natural disaster

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Community Health Network in Houston Leverages Open Source Tech to Help Victims of Hurricane Harvey

Undaunted by the devastation caused by Hurricane Harvey in Houston, the Stephen F. Austin Community Health Network (SFA) responded to the crisis by leveraging open source technology to reach out to their patients and victims of the hurricane in areas of Texas that are virtually inaccessible. The Health Network, a Federally Qualified Health Center (FQHC) covering Brazoria County, is one of the areas hardest hit by Hurricane Harvey and currently recovering. Using an advanced cloud-based version of the OpenEMR software, the SFA Community Health Network has been able to treat patients in clinics physically unreachable by their medical providers.

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How Open Government Is Helping With Hurricane Relief in Puerto Rico

Just weeks after Hurricane Harvey hit Texas, two more "unprecedented" hurricanes made their way to the southeastern United States. Although changes in Hurricane Irma's path spared Florida from the bulk of the damage, both Irma and Maria directly hit Puerto Rico and the U.S. Virgin Islands. Hurricane Maria was particularly devastating for the more than 3.5 million American citizens living in these U.S. Caribbean territories. The CEO of Puerto Rico's sole electric company indicated that the grid had been "basically destroyed." Without electricity, communications were severely limited. In the aftermath of a natural disaster, embracing open government principles—such as open data, collaboration between citizens and government, and transparency—can save lives.

Humetrix Demos SOS QR Emergency & Disaster Preparedness Mobile Platform at FCC Accessibility Innovations Expo

Press Release | Humetrix | October 20, 2017

Humetrix, developer of the award-winning SOS QR emergency mobile platform, last year’s recipient of the FCC Chairman’s Awards for Advancements in Accessibility (AAA), is honored to participate in this year’s FCC Accessibility Innovation Expo taking place on October 23 in Washington, DC. The Humetrix SOS QR technology has won multiple innovation awards since its first launch in 2014 being recognized by the White House as an innovative technology for disaster preparedness, winning the NHS TestBed competition last year, and the 2016 FCC Chairman’s Award for Advancement in Accessibility.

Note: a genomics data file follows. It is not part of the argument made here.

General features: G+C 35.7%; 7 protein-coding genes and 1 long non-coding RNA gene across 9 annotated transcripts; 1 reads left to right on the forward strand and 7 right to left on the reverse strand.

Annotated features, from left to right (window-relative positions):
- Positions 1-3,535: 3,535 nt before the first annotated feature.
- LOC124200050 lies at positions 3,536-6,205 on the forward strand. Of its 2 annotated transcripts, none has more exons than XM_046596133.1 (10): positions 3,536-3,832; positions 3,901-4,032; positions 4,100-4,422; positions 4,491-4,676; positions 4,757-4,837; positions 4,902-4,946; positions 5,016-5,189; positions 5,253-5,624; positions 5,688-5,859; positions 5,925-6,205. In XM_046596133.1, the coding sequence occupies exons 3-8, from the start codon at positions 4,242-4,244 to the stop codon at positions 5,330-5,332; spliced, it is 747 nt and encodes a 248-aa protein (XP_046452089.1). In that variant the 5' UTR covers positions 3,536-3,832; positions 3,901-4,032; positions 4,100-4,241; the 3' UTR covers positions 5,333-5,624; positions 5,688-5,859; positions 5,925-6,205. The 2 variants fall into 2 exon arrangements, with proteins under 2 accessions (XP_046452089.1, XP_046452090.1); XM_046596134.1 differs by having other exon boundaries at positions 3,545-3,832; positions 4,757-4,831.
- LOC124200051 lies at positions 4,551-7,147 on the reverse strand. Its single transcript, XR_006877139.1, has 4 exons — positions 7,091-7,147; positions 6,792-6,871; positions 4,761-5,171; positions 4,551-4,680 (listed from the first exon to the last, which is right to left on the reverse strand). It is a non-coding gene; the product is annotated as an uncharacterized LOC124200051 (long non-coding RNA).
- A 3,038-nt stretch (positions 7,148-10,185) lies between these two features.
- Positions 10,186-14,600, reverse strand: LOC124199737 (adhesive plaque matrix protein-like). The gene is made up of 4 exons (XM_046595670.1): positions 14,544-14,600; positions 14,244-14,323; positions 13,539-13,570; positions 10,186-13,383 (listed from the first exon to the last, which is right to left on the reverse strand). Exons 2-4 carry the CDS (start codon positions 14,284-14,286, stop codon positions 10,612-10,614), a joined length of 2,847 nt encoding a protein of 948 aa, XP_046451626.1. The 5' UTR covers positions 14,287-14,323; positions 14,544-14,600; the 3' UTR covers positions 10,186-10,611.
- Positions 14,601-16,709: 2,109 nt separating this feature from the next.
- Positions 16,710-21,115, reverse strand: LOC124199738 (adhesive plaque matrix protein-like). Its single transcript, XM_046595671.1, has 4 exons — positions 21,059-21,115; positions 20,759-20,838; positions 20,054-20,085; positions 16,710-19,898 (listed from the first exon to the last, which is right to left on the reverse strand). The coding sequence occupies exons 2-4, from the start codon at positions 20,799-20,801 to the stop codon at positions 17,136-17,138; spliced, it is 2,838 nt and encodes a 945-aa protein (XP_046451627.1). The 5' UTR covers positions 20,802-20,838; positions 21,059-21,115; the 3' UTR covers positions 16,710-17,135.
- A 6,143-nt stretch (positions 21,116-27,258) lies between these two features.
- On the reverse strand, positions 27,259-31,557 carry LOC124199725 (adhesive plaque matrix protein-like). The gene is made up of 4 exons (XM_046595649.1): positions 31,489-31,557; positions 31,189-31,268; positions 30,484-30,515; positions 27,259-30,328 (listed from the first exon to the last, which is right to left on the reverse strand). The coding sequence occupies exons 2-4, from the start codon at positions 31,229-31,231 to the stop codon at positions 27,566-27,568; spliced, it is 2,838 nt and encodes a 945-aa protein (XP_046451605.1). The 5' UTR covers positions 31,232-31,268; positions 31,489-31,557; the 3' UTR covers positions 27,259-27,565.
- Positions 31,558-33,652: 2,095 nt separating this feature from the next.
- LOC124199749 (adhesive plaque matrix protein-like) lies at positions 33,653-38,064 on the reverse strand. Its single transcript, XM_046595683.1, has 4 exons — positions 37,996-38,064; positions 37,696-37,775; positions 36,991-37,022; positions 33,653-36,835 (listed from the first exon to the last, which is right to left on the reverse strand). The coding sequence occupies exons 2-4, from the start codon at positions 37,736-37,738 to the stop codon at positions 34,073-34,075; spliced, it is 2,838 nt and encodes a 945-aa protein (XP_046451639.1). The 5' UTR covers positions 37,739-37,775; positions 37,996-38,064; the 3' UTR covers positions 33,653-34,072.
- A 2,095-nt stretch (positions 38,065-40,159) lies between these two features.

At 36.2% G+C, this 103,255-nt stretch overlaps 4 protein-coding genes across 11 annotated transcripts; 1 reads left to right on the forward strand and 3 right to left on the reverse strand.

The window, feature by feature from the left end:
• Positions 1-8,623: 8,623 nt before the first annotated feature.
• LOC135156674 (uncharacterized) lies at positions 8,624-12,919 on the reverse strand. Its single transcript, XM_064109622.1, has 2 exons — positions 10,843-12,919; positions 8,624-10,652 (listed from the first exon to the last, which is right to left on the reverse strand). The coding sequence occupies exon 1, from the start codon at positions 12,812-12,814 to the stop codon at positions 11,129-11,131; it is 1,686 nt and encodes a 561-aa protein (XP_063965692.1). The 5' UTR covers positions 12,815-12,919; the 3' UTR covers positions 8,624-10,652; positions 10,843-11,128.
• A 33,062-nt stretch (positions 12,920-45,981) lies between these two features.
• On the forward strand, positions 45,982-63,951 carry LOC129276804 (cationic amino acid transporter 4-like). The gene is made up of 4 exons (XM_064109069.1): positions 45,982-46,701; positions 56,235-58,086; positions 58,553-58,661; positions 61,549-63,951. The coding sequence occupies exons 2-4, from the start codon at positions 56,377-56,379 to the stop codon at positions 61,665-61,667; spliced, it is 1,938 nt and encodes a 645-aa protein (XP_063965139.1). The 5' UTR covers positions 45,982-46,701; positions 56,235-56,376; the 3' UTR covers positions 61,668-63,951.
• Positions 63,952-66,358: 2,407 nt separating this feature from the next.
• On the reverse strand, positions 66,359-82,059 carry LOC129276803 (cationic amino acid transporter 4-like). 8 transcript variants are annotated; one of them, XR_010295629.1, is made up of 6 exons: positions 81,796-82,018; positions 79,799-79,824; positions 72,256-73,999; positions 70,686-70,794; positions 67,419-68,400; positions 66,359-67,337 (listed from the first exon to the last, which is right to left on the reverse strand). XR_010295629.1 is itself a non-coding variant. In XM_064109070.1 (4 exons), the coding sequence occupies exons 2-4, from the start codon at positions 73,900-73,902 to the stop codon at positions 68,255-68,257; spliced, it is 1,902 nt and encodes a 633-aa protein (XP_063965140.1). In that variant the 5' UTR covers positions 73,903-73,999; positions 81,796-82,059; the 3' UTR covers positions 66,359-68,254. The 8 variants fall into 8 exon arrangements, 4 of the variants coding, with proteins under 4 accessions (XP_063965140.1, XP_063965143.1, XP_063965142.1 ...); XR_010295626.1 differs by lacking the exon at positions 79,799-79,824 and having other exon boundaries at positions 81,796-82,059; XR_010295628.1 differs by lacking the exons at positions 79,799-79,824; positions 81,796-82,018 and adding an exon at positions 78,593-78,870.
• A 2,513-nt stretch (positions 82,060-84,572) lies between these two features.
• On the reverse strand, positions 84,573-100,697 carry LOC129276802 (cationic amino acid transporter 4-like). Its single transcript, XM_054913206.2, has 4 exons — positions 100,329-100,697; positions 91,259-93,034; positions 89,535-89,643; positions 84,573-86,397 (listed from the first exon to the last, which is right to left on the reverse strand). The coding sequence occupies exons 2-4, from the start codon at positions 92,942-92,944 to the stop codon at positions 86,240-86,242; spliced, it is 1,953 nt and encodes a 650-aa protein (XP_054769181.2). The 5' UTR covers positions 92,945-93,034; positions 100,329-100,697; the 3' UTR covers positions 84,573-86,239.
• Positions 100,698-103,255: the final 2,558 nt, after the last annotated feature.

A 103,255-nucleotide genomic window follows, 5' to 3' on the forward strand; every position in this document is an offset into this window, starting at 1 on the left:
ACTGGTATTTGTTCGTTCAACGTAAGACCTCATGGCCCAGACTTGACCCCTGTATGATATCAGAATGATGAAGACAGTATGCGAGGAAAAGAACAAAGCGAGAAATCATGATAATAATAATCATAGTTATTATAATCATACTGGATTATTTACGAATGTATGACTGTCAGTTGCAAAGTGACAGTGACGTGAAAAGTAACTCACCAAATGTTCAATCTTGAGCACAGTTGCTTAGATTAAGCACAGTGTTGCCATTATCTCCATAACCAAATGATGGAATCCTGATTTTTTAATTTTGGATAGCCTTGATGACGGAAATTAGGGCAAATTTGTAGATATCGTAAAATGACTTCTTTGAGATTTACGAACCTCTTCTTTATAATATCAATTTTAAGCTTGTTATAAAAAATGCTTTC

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If Things Weren’t Already Bad Enough, Houston Is About to Face a Public Health Nightmare

Jessica Firger | Mother Jones | August 30, 2017

In the coming weeks and even months, residents of Houston and other parts of southern Texas hit hard by Hurricane Harvey will be faced with the public health disasters that can result from dirty floodwater and landslides. The natural disaster has ostensibly turned the city into a sprawling, pathogen-infested swamp...

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Mega-Earthquake Forecasted To Hit British Columbia, Pacific Coast For First Time In 11,000 Years

Rebecka Schumann | International Business Times | June 13, 2013

A historically large earthquake is scheduled to hit the Pacific Coast, according to a new study released this week. Read More »

The Biggest Threat To The Economy Could Come From Outer Space

Niraj Chokshi | Nextgov | June 12, 2013

Imagine waking up just after midnight to a sky so bright you swear it must be early morning. Imagine seeing the Northern Lights as far south as Cuba or Hawaii. Imagine that the same phenomena behind both has also generated electric fields in the ground strong enough to power small electronics. That's what happened in 1859, when the earth was struck by the most severe geomagnetic storm ever recorded. Read More »

This Is What Californians Really Needed During the Fires

Breena Kerr | CNN | October 12, 2017

Before daybreak on Monday, at 6 a.m., my phone was alight with texts and phone calls -- hours after some had been chased from their homes by flames. I woke up bleary-eyed and answered the latest call. "It's gone," my cousin said, her voice drained by shock, "It's all gone." As a reporter, I've chased more tragedies than I can count. Mass shootings, murders, suicides, fallen trees, car accidents — you name it. I drove into them, ran into them, knocked on their doors, called them on the phone. But this week, the tragedy came to me. By that morning, Santa Rosa was in flames, along with other parts of Sonoma, Mendocino, Napa and Solano counties. By late Monday morning, hordes of people in packed cars were headed north, many with no certainty where they were going...

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